I have raised this matter time and time again. Companies House does not have the resources it requires to monitor the integrity of the data submitted to it. That allows criminals to incorporate companies using false or fraudulent information without any meaningful enforcement of the rules. Thousands of companies are either not complying with the rules or are filing entries that look highly suspicious, even to a layperson like me. For example, I understand that 4,000 beneficial owners in the persons with significant control register are listed as being under the age of two. That is fairly unlikely, I should think. Only five beneficial owners control more than 6,000 companies. Again, that is very suspicious. If Companies House was an anti-money laundering supervisor, and was required to verify that information, that number would almost certainly reduce.

If the Treasury was serious about economic crime, it would be taking action, rather than batting the issue back between itself and the Department for Business, Energy and Industrial Strategy. While at some point the Minister may point out that the number of SLPs that have not registered a person with significant control has fallen since the Government changed the rules, that does not mean the problem is fixed. There are a number of zombie SLPs on the Companies House register and there is a wider international aspect to this, too. Colm Keena of The Irish Times has written recently about the surprising and sudden increase in registrations of Irish limited partnerships, which are similar to those in Scotland. Some of whom are then listed as having SLPs as their owners. It becomes very difficult to find out who actually controls the company. Tightening up in one area without recognising that the problem will shift to the next place does not tackle the problem and, worse, the UK Government are giving those who would use such vehicles plenty of time to move their funds somewhere else. In the Registration of Overseas Entities Committee, we had information that the next place to look was trusts. If we close down something here, it will move somewhere else, but the Government are not looking ahead enough to tackle and anticipate that.

Clauses 84 to 92 give HMRC powers on publishing information on individuals who promote tax avoidance schemes, such as the freezing of assets, the closing down of companies and information sharing, and a new penalty on UK entities that support offshore promotors of tax avoidance. On Second Reading, I was clear that the SNP supports that in principle and has no problem with it, but I urge a note of caution. Industry experts have been in touch with concerns that the measures would go further than stated by the Government, and that the criteria for an individual to be named and shamed are perhaps too weak. An officer needs only to suspect that a scheme falls within the provisions to potentially ruin a company’s reputation in the long term. The measure needs to have checks and balances.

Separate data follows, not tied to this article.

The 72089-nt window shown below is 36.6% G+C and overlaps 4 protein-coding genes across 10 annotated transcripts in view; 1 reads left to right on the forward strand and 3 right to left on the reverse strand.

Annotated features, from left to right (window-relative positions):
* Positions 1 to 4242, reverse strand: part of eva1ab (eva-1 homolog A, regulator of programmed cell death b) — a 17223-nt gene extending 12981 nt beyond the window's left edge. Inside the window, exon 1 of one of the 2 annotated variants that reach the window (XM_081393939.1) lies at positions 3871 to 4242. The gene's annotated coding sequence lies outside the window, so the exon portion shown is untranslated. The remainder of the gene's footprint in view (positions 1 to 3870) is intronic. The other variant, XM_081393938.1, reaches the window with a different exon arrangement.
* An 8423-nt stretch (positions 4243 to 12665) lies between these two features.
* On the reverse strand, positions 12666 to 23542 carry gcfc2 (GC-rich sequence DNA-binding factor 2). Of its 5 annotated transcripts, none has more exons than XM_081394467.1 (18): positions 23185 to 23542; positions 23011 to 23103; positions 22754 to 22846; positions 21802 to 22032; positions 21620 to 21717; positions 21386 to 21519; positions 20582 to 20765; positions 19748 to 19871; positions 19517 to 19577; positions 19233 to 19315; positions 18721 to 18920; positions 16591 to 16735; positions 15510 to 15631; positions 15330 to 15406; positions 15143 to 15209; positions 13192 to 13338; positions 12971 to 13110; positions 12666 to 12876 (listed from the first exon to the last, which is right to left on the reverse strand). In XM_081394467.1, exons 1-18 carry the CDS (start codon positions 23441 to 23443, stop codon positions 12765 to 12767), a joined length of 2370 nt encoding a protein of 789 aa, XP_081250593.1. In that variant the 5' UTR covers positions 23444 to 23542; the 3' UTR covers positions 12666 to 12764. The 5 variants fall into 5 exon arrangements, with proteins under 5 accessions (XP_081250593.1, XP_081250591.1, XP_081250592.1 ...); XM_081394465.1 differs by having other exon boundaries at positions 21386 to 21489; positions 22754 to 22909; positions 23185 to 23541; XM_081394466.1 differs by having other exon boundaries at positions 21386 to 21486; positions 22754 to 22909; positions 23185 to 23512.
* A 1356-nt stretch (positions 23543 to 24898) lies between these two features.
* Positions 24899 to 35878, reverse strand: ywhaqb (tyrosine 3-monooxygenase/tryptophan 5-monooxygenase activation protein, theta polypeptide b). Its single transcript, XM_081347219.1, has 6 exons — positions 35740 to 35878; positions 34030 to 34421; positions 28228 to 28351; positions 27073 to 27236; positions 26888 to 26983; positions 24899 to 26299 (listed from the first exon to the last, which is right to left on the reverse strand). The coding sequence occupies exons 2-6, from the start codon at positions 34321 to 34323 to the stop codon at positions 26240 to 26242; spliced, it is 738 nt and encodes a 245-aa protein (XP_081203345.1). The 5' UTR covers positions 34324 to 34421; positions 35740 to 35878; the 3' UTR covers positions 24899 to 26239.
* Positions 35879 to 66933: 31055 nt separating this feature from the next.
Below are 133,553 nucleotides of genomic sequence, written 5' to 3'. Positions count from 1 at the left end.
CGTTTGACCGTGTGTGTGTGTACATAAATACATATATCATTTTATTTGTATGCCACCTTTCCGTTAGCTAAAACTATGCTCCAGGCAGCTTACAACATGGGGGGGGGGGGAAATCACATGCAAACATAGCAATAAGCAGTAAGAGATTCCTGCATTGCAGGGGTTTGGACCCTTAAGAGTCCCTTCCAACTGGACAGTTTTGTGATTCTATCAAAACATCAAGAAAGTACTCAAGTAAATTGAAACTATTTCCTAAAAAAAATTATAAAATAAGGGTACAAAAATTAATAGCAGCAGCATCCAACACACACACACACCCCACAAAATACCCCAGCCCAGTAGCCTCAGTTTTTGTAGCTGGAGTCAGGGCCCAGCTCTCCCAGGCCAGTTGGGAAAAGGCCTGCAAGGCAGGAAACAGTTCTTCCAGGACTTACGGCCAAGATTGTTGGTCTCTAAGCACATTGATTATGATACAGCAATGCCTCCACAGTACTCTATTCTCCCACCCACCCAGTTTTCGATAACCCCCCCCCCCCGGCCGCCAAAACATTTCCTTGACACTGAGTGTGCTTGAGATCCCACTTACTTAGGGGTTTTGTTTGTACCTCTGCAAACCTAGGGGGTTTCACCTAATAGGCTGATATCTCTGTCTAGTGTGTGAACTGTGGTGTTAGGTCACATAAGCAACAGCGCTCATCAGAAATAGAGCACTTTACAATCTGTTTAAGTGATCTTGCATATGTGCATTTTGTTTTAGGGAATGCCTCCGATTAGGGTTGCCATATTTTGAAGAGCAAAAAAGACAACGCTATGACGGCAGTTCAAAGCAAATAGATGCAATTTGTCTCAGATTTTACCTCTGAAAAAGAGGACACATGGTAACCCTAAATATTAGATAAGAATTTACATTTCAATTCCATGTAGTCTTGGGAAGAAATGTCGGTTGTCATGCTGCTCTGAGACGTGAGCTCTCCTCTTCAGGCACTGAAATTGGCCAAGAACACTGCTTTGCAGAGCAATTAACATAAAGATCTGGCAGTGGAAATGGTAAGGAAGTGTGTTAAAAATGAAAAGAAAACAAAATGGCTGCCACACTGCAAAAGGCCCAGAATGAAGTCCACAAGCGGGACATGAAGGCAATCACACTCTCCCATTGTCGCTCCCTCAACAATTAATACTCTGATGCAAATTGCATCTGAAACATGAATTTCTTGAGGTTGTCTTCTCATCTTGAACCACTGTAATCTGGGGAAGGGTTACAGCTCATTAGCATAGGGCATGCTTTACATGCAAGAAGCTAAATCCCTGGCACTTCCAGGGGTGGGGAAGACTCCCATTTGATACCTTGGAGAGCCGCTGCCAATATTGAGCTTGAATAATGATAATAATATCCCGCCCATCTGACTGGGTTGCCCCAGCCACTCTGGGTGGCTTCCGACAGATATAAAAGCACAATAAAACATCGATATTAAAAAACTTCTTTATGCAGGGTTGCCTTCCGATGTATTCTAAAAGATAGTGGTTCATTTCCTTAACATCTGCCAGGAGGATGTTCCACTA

I also asked for some assurances on how the scheme would be resourced. TaxWatch has expressed its concern that HMRC simply does not have the capacity to take on the job of more enforcement. As I understand from reports in the press, it already faces a considerable backlog of cases built up during the last 18 months, together with an eye-watering caseload of potential furlough fraud to investigate. To adequately enforce the rules on tax crime, it will need significant extra resources. I am sure that many hon. Members would want me to mention that the closing down of local tax offices across the UK means that some of that local knowledge, where somebody could detect tax fraud because they knew the area and who they were dealing with, has gone, which makes it more difficult for enforcement to be carried out locally. CIOT has said that the general feeling among tax professionals is that,

“HMRC frequently ask for new powers while not making full use of those they already have.”

The Bill threatens to increase the burden without any real guarantee of how the tax gap will be narrowed in return.

It would be an understatement to say that I am not convinced of the merits of this part of the policy. We need more detail from the Minister on how it will operate. The SNP has tabled another clause that places a reporting obligation on the UK Government. For those who do not understand how finance Bills work, we are very limited in the scope of amendments that we can table to such Bills so they often ask for a report or further information and detail. Those are the limitations of the Bill, but we do what we can within those limitations and we always hope that the Government will at least take that on board.

On the loan charge, which my hon. Friend Peter Grant raised on Second Reading, we want to see more about the promoters of the loan charge being brought to book. Sometimes, the victims did not have the full information that they should have had; sometimes, they were forced to be involved by the person who wished to hire them. We need to make sure that those promoters are brought to book.

New clause 13 would require an assessment of the impact of the provisions in clauses 84 to 92 on the tax gap. Again, we are making a reasonable request for the Government to assess the impact of their policies. It is not a radical or outrageous proposition and I would be disappointed if Labour Members did not support it.

Tackling economic crime is an area where the Labour party and the SNP can find a lot of common ground. I pay tribute to the right hon. Member for Barking, her all-party parliamentary group and all her work on the issue. James Murray made a useful point on Second Reading that the Government’s priority must be

“putting in place a public register of the beneficial owners of overseas entities that own UK property.”—[Official Report, 16 November 2021; Vol. 703, c. 501.]